Frequent Questions and Concerns about Early Sexual Activity

What can I do to prevent teen sexual activity?

Talk about your values and why you have the values that you do. Teenagers want to hear from their parents—and they do listen (even if it may not seem like it). Acknowledge teen sexuality and that your teenager has sexual feelings, but also point out that she doesn’t need to act on those feelings. Talk about which sexual activities you feel are okay for teens and which aren’t. Be explicit. What do you think of teen kissing, holding hands, snuggling, touching private parts, oral sex, and sexual intercourse?

Another step that you can take is to prevent your children from viewing adult-targeted media. In a recent study, Children’s Hospital of Boston discovered that younger children exposed to adult-themed television and movies become sexually active earlier during adolescence. By keeping a close eye on what your child is viewing on television, in movies, and on the internet, you can decrease the chance that your child will engage in early sexual activity.

Read more about Children’s Hospital of Boston’s study.
Find tips on making sure your child’s media exposure is positive.

What effect does early sexual activity have on teenagers?

Early sexual activity puts teens at risk for pregnancy and sexually transmitted diseases, and females who have sexual intercourse at a young age and have multiple partners have a higher rate of cervical cancer.1 Researchers are also studying the relationship of teen sexual activity with sexual dysfunction later in life. In addition, early sexual activity has been correlated with dependency and low self-esteem. Researchers in the field of child and adolescent development consider early sexual activity a risky behavior. Some sexually active teens lose their reputations along with their virginity, and the labels that others place on them can be painful and long-lasting.

How young are kids starting to have intercourse?

Even if your child is not yet a teen, sexual activity is an issue you should be thinking about. Seven percent of young people had sexual intercourse before age 13, according to a report from the Centers for Disease Control.3 Having sexual intercourse before age 13 is more likely among guys (10%) than girls (4%). It’s also more common among African-Americans (16%) and Hispanics (8%) compared to whites (4%). About 48 percent of all teenagers have had sexual intercourse, though many have had it only once. The percentage increases as kids get older.4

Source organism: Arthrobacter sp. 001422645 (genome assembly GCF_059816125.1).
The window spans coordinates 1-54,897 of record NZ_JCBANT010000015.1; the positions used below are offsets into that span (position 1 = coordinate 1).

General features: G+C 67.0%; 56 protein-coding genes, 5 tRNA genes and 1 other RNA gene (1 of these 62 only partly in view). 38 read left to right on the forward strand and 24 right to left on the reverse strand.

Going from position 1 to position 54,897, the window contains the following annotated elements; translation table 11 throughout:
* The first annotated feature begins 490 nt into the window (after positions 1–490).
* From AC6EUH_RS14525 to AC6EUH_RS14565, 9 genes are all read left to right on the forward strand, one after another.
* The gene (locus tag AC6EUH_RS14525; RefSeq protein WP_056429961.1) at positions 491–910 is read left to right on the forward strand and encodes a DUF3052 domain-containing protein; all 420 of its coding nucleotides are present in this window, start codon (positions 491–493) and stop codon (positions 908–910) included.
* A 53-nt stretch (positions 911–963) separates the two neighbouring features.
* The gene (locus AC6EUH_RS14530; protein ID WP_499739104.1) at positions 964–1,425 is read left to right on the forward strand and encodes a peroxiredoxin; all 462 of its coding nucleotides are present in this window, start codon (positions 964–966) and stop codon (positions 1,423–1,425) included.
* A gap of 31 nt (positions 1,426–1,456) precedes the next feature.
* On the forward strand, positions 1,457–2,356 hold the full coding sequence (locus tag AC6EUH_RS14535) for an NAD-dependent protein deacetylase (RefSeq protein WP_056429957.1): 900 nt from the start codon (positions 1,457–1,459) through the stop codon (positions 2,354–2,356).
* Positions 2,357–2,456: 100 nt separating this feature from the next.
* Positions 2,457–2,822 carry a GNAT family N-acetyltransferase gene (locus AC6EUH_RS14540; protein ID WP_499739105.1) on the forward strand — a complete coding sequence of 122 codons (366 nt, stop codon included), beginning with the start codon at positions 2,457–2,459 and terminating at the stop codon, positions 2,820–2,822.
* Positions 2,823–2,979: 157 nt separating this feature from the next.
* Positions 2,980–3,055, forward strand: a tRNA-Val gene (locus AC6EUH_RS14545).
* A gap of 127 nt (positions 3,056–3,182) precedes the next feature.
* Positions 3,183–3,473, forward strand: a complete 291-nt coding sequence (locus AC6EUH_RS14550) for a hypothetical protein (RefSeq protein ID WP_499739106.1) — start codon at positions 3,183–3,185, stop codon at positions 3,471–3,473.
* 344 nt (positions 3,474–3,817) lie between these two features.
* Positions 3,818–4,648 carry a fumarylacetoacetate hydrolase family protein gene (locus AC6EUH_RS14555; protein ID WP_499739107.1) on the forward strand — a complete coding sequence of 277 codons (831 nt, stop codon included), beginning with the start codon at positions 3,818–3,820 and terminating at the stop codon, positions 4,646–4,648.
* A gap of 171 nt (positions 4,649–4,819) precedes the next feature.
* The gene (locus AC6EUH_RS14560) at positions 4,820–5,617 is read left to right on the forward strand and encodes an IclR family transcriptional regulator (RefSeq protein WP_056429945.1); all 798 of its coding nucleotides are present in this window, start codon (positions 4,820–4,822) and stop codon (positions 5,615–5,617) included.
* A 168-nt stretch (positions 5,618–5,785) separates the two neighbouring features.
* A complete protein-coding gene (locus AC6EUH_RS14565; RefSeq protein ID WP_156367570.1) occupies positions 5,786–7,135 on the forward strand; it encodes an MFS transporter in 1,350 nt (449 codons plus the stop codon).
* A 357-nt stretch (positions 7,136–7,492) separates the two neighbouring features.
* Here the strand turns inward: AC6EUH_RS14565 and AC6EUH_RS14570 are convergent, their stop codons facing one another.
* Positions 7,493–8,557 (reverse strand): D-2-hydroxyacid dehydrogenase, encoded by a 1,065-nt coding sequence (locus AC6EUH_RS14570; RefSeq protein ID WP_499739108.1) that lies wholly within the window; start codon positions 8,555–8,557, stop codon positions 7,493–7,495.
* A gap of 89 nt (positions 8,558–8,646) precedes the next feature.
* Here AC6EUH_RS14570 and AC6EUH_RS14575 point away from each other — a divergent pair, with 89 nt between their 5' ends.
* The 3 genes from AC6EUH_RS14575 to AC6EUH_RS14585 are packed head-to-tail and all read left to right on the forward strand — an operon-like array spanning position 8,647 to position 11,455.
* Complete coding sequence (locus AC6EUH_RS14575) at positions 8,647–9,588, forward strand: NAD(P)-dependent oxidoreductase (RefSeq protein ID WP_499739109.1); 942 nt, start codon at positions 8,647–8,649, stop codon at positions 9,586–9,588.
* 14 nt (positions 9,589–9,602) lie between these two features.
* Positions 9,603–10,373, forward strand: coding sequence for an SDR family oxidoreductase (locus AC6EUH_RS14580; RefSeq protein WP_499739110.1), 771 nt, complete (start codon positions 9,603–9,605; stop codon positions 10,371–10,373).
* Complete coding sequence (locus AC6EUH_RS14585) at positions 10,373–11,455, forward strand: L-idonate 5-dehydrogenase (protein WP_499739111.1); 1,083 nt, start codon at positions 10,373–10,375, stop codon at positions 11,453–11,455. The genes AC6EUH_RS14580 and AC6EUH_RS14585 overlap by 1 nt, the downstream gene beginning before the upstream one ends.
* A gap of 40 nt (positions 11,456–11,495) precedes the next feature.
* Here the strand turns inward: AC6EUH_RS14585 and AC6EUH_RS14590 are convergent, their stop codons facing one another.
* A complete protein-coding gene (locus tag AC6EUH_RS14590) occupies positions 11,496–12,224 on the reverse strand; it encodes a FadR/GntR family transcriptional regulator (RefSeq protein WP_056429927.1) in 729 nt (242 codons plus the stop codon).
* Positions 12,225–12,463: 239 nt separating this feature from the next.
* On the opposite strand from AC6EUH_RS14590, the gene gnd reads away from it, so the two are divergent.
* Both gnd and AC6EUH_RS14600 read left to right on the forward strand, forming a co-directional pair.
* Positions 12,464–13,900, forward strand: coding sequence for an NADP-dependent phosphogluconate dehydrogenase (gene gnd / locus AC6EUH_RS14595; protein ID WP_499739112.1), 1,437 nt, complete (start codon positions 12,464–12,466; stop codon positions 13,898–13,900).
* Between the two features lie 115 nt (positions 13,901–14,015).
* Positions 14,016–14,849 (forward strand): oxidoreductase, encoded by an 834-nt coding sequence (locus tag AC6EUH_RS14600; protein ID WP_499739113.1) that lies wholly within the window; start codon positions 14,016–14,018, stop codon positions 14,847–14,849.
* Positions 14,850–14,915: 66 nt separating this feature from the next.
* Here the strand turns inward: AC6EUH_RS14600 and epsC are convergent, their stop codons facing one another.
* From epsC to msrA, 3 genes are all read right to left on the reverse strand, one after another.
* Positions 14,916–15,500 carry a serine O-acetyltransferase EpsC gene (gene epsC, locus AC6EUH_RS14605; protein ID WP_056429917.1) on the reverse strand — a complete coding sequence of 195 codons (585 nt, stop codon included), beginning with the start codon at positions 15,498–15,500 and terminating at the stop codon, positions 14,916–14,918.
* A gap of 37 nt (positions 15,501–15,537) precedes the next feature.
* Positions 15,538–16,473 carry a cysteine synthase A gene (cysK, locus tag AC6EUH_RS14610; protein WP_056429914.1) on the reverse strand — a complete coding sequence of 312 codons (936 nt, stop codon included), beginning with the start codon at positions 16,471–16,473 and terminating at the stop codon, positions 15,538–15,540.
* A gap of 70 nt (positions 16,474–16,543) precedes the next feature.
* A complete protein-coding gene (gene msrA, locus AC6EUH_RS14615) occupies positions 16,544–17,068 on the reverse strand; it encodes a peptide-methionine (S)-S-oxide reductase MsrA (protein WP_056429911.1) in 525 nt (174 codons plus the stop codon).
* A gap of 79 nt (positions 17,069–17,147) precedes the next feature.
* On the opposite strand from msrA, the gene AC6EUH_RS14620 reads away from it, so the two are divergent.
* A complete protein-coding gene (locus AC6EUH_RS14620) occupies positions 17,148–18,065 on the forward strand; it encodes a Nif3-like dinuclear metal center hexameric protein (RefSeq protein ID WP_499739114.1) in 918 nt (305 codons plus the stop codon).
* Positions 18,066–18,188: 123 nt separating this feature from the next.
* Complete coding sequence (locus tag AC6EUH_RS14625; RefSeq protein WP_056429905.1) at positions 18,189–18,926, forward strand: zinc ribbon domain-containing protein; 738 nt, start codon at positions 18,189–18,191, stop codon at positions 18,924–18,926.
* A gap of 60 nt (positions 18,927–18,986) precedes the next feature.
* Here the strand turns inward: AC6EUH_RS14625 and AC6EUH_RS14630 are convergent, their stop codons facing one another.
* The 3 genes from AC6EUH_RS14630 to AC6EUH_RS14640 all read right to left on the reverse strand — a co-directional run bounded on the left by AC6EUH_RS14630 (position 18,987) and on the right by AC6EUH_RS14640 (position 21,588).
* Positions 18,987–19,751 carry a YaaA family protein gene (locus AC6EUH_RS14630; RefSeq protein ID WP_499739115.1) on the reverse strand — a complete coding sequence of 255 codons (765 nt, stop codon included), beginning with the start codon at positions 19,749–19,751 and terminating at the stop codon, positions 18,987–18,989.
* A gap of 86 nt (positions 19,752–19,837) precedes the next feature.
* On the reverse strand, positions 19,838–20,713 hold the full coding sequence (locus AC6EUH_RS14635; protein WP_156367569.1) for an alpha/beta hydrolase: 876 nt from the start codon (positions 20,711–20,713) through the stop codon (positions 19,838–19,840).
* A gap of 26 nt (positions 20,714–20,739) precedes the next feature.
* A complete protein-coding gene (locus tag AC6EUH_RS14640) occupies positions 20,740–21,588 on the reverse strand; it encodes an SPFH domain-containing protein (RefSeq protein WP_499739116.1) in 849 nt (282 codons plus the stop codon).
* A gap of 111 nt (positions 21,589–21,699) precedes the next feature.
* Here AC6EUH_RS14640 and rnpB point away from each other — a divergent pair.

One of the best ways that you can lay a solid foundation for preventing early sexual activity is by instilling positive values—especially restraint—in your child. Talk about your values often, and explain to your child that abstaining from early sexual activity is one of the ways in which he can act out those values.

Get advice on teaching kids to value restraint.

What do I do if my teen is seeing someone?

Emphasize that getting to know someone is much more than being sexual and moving toward sexual activity and intercourse. It’s about learning how to build a healthy relationship with someone. It’s about getting to know yourself and learning how to have a close relationship. Seeing someone should be fun—it shouldn’t be a high-pressured situation where kids feel like they need to act in certain ways, including being sexually active. Acknowledge that everyone has sexual feelings. Point out that even though it may seem that “everyone is having sex,” or that most teens engage in sexual activity, this just isn’t true. Most teenagers who have a high number of Developmental Assets are not having sexual intercourse.5 As your teenager dates, keep the lines of communication open. As relationships get closer, teens are more tempted to become sexually active.

Read more about teen relationships and sexual activity.

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1. John Forliti and others, Values & Choices: Human Sexuality, The Teacher’s Manual, revised edition (Minneapolis: Search Institute, 1991), 119.

2. Ibid.

3. Centers for Disease Control and Prevention, “Youth Risk Behavior Surveillance—United States, 2007,” Surveillance Summaries, June 6, 2008, MMWR 57, no. SS-4 (2008): 21.

4. Ibid., 21, 97.

5. Peter Benson and others, A Fragile Foundation: The State of Developmental Assets Among American Youth (Minneapolis: Search Institute, 1999), 78.

 

Comments

i love the advices and the thoughts

What should a parent do, when her Daughter promises she did have sex. And the parent believes her child. But the other person makes it so unbearable for her daughter and for the parents. And she is 14 and he is 17. Telling everyone that she slept with him. And Lying to her parents. Am I wrong believing in my daughter. Should I take her for tests even when she promised she didn’t. Me as parent already feels I failed at being a good mother for her. I couldn’t protect her. What should I do. Please help.

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